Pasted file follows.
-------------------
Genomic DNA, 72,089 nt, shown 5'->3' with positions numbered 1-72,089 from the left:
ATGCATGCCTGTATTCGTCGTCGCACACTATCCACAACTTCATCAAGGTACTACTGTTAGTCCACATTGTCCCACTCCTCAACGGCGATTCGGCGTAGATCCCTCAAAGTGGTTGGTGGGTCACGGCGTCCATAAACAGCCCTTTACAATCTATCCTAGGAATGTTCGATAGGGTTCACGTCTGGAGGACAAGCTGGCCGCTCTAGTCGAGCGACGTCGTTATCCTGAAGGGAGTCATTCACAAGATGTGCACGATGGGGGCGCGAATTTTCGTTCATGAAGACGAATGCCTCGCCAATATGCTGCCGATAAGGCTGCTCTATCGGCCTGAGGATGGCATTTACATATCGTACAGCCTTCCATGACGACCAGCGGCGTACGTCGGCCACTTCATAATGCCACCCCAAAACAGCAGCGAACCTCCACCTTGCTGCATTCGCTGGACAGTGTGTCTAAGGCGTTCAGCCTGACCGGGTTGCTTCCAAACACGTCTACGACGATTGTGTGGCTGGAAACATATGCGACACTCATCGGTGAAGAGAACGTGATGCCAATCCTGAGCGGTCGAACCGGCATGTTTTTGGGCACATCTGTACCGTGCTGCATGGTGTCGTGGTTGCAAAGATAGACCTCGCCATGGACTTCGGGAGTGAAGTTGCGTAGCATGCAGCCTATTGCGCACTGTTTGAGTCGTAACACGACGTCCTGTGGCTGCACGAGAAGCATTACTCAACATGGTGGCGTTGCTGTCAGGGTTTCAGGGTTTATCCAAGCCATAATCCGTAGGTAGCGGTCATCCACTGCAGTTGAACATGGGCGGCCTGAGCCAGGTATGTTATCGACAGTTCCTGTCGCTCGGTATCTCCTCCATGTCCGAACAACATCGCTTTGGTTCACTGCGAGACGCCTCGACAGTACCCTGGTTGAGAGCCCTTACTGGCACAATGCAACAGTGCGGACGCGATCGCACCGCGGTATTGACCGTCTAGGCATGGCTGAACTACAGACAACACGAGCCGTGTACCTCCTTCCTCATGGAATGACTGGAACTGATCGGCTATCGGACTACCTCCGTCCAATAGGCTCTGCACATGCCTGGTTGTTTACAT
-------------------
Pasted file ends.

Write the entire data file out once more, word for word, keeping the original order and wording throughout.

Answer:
Genomic DNA, 72,089 nt, shown 5'->3' with positions numbered 1-72,089 from the left:
ATGCATGCCTGTATTCGTCGTCGCACACTATCCACAACTTCATCAAGGTACTACTGTTAGTCCACATTGTCCCACTCCTCAACGGCGATTCGGCGTAGATCCCTCAAAGTGGTTGGTGGGTCACGGCGTCCATAAACAGCCCTTTACAATCTATCCTAGGAATGTTCGATAGGGTTCACGTCTGGAGGACAAGCTGGCCGCTCTAGTCGAGCGACGTCGTTATCCTGAAGGGAGTCATTCACAAGATGTGCACGATGGGGGCGCGAATTTTCGTTCATGAAGACGAATGCCTCGCCAATATGCTGCCGATAAGGCTGCTCTATCGGCCTGAGGATGGCATTTACATATCGTACAGCCTTCCATGACGACCAGCGGCGTACGTCGGCCACTTCATAATGCCACCCCAAAACAGCAGCGAACCTCCACCTTGCTGCATTCGCTGGACAGTGTGTCTAAGGCGTTCAGCCTGACCGGGTTGCTTCCAAACACGTCTACGACGATTGTGTGGCTGGAAACATATGCGACACTCATCGGTGAAGAGAACGTGATGCCAATCCTGAGCGGTCGAACCGGCATGTTTTTGGGCACATCTGTACCGTGCTGCATGGTGTCGTGGTTGCAAAGATAGACCTCGCCATGGACTTCGGGAGTGAAGTTGCGTAGCATGCAGCCTATTGCGCACTGTTTGAGTCGTAACACGACGTCCTGTGGCTGCACGAGAAGCATTACTCAACATGGTGGCGTTGCTGTCAGGGTTTCAGGGTTTATCCAAGCCATAATCCGTAGGTAGCGGTCATCCACTGCAGTTGAACATGGGCGGCCTGAGCCAGGTATGTTATCGACAGTTCCTGTCGCTCGGTATCTCCTCCATGTCCGAACAACATCGCTTTGGTTCACTGCGAGACGCCTCGACAGTACCCTGGTTGAGAGCCCTTACTGGCACAATGCAACAGTGCGGACGCGATCGCACCGCGGTATTGACCGTCTAGGCATGGCTGAACTACAGACAACACGAGCCGTGTACCTCCTTCCTCATGGAATGACTGGAACTGATCGGCTATCGGACTACCTCCGTCCAATAGGCTCTGCACATGCCTGGTTGTTTACAT